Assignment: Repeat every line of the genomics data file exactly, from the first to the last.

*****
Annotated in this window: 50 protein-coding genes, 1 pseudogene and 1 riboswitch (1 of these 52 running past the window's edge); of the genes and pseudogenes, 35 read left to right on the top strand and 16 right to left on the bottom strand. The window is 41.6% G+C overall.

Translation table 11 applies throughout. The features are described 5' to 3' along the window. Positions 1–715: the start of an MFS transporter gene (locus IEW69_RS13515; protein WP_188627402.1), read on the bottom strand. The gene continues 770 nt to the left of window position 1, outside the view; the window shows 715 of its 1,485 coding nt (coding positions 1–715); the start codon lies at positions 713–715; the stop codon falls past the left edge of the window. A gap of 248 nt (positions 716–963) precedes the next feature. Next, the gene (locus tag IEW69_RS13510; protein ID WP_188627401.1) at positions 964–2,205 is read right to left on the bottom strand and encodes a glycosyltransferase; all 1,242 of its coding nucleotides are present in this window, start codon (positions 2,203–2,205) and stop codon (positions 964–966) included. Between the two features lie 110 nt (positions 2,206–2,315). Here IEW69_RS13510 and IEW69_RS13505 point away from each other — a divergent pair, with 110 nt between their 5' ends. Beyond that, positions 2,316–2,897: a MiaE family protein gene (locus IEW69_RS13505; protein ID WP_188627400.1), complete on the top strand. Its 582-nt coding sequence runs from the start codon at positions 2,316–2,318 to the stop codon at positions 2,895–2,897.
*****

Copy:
Annotated in this window: 50 protein-coding genes, 1 pseudogene and 1 riboswitch (1 of these 52 running past the window's edge); of the genes and pseudogenes, 35 read left to right on the top strand and 16 right to left on the bottom strand. The window is 41.6% G+C overall.

Translation table 11 applies throughout. The features are described 5' to 3' along the window. Positions 1–715: the start of an MFS transporter gene (locus IEW69_RS13515; protein WP_188627402.1), read on the bottom strand. The gene continues 770 nt to the left of window position 1, outside the view; the window shows 715 of its 1,485 coding nt (coding positions 1–715); the start codon lies at positions 713–715; the stop codon falls past the left edge of the window. A gap of 248 nt (positions 716–963) precedes the next feature. Next, the gene (locus tag IEW69_RS13510; protein ID WP_188627401.1) at positions 964–2,205 is read right to left on the bottom strand and encodes a glycosyltransferase; all 1,242 of its coding nucleotides are present in this window, start codon (positions 2,203–2,205) and stop codon (positions 964–966) included. Between the two features lie 110 nt (positions 2,206–2,315). Here IEW69_RS13510 and IEW69_RS13505 point away from each other — a divergent pair, with 110 nt between their 5' ends. Beyond that, positions 2,316–2,897: a MiaE family protein gene (locus IEW69_RS13505; protein ID WP_188627400.1), complete on the top strand. Its 582-nt coding sequence runs from the start codon at positions 2,316–2,318 to the stop codon at positions 2,895–2,897.